I enjoy this new hat very much and look forward to sharing more thoughts here on the journey.

 

 

An Antifragile Team – When Each Person Stands on Their Own Two Feet

 

I adore the team we’ve assembled at the helm of the Atlanta Tech Village  They are amazing individuals who impress and inspire me every day. They believe in what we’re doing, they take ownership of everything, they get along, they are nice, they don’t hesitate to dream big, and they sure as heck know how to work hard and play hard!

One observation that I think makes this team especially unique and should be the goal for every startup: each team member can stand on his or her own two feet.    What do I mean?   Here are some examples and observations.

  • Self Confidence.  This is the biggest. Each team member has confidence in his or her abilities. This leads to much cleaner communication, more efficient and healthy disagreements, and a “presence” that just makes it enjoyable to spend time with them.  I’m not sure how to describe someone’s presence, but I think you know what I mean.  You just have this feeling that they have their shit together.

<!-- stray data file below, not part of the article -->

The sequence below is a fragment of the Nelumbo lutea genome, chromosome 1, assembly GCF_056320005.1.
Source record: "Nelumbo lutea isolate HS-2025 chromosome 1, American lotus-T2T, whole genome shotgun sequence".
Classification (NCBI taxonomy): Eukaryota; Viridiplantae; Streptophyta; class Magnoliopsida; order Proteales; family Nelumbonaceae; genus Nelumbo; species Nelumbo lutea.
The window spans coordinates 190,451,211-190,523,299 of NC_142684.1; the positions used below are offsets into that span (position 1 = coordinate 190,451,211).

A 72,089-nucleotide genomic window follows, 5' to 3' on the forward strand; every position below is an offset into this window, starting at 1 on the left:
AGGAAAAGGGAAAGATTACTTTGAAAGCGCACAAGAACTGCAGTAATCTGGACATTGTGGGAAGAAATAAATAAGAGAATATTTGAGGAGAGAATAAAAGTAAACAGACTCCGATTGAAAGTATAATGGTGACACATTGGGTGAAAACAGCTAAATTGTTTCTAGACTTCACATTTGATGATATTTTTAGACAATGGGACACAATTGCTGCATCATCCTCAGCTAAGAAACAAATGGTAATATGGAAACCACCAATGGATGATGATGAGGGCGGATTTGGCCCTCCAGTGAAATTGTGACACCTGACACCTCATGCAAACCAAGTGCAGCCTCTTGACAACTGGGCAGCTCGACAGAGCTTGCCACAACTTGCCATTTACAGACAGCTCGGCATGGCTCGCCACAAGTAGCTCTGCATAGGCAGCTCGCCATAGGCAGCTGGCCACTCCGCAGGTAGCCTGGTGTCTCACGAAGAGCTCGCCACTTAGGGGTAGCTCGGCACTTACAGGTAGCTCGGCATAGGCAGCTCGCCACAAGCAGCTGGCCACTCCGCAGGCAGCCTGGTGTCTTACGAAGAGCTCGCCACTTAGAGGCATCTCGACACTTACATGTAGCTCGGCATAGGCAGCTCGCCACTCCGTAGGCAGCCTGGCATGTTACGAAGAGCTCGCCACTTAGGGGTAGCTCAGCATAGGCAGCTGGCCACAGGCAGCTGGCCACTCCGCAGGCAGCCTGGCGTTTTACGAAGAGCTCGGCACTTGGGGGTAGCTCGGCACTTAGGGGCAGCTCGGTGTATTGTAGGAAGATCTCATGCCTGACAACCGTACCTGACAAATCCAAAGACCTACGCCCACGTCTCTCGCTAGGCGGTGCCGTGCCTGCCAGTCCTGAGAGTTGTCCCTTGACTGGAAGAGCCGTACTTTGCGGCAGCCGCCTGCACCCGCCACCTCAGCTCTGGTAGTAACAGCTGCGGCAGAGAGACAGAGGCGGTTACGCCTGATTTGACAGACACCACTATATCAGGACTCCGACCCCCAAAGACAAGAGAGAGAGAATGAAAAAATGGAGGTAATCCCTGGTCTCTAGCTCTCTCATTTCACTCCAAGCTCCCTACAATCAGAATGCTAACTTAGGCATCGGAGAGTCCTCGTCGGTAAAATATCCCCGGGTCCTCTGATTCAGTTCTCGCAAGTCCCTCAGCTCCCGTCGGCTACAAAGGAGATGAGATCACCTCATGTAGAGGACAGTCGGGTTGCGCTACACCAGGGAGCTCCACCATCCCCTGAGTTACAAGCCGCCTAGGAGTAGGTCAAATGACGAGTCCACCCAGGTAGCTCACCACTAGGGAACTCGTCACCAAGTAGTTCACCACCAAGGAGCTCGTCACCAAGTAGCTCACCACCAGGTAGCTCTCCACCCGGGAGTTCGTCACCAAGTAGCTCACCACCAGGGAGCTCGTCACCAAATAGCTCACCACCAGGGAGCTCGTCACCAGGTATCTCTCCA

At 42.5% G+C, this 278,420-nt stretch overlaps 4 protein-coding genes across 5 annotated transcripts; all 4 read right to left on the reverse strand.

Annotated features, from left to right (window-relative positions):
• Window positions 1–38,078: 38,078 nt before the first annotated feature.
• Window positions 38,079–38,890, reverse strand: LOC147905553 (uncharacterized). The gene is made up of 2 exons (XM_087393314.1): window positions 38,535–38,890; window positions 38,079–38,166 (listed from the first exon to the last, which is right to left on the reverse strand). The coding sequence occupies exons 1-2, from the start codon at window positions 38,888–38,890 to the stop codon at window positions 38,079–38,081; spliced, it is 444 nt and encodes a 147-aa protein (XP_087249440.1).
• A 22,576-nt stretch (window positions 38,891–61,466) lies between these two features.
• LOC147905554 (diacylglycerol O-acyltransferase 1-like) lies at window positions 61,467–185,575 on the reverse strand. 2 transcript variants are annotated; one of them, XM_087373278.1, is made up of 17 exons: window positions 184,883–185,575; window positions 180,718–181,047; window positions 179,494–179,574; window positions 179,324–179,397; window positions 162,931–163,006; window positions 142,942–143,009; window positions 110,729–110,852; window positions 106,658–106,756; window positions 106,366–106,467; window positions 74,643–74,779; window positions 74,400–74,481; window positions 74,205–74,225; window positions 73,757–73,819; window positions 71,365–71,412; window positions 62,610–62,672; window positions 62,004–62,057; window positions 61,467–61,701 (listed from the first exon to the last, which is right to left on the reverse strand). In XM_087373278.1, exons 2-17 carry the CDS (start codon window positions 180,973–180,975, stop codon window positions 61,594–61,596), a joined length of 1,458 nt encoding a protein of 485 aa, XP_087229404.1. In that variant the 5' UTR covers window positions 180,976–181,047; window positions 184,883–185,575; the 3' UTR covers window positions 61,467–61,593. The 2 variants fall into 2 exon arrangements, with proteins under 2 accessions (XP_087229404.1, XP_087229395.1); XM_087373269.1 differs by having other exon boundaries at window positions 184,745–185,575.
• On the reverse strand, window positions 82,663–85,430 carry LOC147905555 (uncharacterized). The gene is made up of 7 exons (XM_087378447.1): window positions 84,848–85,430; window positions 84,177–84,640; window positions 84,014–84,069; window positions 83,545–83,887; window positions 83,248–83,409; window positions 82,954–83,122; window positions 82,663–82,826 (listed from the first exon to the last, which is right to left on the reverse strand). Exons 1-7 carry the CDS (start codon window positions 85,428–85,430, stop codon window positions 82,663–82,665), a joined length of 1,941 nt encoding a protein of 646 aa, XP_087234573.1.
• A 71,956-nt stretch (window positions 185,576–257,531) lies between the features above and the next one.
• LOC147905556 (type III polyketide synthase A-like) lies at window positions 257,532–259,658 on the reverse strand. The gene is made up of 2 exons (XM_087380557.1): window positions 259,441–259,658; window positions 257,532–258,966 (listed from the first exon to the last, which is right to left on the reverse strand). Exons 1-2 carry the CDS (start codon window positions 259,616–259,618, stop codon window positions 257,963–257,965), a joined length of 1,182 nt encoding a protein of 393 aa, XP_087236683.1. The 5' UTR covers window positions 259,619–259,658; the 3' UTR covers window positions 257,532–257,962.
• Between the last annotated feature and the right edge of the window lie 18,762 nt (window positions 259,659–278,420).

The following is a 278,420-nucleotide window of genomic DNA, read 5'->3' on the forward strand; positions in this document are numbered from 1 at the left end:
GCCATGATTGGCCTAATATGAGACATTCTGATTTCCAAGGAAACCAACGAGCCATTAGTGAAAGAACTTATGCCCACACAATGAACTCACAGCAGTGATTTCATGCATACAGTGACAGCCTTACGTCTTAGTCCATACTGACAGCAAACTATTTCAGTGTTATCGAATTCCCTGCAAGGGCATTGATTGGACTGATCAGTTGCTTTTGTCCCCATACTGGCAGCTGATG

• Passion. Not just passion for what we’re doing, but passion for life all around. Passion fuels ability. It gives it legs.  Passion is the salt that makes anything worthwhile.
  • Side projects. I love that we have personal blogs, side contracts, weekend gigs, non-profits, even book projects underway. It gives us all the balance to keep our sanity and to not over-focus or burn out on the Village. After all: (job != life).